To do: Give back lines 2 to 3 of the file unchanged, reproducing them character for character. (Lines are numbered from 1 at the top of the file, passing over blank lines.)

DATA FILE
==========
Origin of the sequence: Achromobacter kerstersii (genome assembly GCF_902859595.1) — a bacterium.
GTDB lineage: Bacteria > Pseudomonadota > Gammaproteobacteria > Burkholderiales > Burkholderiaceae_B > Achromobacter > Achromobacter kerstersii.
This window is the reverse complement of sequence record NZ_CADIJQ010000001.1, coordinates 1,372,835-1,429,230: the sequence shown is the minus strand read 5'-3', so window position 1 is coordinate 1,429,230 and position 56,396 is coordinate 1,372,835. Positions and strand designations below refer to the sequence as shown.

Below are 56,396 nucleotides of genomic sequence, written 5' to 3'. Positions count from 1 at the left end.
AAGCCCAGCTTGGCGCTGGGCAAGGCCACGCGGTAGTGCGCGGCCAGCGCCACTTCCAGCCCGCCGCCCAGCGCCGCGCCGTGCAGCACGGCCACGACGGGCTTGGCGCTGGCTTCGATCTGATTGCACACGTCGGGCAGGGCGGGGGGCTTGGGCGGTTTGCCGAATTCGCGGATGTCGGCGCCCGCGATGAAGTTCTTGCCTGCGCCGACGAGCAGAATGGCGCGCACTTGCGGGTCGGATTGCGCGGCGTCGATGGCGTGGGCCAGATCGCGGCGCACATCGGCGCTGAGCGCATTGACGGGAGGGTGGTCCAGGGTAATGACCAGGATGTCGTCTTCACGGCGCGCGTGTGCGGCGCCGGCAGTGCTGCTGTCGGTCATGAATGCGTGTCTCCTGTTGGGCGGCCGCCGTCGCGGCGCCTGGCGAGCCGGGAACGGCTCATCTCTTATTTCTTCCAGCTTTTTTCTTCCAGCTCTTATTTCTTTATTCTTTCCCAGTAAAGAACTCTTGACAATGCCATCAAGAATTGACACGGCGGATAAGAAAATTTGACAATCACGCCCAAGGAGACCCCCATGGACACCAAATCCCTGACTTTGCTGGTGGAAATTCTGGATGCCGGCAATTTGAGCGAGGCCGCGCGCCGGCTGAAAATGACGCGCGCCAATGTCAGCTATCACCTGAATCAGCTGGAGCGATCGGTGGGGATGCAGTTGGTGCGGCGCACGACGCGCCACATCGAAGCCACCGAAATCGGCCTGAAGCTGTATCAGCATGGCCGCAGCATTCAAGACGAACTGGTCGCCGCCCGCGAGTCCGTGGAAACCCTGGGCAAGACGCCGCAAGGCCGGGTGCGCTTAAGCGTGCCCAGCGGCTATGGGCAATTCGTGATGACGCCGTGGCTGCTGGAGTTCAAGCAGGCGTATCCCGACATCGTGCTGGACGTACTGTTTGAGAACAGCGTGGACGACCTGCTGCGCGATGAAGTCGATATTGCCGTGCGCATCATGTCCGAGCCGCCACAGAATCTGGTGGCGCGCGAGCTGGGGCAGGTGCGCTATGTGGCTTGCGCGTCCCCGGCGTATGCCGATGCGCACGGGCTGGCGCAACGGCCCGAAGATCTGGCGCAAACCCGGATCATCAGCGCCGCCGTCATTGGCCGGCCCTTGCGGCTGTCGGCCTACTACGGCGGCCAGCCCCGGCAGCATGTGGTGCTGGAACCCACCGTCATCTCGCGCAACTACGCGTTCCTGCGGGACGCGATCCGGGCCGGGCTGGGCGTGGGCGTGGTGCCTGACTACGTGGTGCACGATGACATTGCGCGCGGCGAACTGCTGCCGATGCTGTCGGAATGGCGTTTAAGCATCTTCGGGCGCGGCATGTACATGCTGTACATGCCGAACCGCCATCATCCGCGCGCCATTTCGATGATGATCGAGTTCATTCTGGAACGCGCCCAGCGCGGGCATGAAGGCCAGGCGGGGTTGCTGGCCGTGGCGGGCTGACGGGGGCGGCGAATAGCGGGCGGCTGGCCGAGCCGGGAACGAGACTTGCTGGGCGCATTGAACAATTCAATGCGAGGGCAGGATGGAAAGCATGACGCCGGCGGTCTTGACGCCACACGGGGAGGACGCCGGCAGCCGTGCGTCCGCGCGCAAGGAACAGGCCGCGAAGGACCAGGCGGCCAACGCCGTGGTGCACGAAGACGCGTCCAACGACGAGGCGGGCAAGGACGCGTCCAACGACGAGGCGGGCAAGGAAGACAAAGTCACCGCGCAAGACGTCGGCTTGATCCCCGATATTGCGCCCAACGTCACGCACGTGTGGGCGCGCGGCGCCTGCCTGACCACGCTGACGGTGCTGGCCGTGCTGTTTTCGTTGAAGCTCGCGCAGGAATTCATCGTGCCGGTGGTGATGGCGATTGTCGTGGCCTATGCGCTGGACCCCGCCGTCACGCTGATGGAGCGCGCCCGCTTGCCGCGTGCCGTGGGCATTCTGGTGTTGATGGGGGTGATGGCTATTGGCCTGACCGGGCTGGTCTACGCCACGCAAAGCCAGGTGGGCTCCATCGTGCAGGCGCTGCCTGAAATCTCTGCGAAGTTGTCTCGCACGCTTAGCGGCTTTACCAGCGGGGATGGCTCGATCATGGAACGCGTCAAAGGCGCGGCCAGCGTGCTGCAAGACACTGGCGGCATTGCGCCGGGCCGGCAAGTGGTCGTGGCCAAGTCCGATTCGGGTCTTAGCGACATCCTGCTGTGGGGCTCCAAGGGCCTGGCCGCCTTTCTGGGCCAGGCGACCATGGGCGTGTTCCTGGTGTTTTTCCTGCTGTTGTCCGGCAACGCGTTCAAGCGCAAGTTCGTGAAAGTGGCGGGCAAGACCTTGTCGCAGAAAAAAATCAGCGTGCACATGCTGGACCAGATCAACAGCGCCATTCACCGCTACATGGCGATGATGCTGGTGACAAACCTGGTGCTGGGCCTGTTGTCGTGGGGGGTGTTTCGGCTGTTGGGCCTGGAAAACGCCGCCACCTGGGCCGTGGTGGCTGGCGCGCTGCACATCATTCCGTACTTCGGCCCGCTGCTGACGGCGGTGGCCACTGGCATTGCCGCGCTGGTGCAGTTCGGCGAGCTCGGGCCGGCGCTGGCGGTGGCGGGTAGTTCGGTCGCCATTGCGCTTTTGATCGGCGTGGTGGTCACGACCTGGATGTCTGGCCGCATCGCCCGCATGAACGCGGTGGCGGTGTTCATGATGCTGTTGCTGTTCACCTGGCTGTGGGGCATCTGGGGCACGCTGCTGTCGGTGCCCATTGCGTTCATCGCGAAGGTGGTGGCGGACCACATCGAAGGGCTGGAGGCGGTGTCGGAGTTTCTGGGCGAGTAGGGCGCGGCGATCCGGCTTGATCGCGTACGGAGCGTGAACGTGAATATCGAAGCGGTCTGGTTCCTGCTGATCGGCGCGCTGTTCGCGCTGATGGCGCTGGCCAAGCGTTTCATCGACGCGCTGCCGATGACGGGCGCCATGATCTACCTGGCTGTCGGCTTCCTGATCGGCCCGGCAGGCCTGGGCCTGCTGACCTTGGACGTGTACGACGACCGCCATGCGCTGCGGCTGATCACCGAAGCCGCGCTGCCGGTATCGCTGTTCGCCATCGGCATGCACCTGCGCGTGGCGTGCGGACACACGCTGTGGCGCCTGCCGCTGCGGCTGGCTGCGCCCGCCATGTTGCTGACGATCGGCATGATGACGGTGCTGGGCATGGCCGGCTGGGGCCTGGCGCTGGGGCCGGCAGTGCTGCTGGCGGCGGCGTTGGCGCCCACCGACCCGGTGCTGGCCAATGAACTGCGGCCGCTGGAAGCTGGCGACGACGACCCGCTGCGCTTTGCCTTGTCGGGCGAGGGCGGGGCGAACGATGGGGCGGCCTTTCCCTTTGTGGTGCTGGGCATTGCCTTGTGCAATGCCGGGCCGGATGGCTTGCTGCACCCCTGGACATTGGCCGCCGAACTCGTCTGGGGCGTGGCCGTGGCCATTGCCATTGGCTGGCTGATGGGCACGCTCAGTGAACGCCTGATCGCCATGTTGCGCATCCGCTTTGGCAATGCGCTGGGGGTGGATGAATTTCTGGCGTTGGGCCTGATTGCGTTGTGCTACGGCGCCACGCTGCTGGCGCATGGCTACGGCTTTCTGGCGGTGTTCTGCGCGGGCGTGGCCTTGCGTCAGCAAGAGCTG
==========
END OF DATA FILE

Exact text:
GTDB lineage: Bacteria > Pseudomonadota > Gammaproteobacteria > Burkholderiales > Burkholderiaceae_B > Achromobacter > Achromobacter kerstersii.
This window is the reverse complement of sequence record NZ_CADIJQ010000001.1, coordinates 1,372,835-1,429,230: the sequence shown is the minus strand read 5'-3', so window position 1 is coordinate 1,429,230 and position 56,396 is coordinate 1,372,835. Positions and strand designations below refer to the sequence as shown.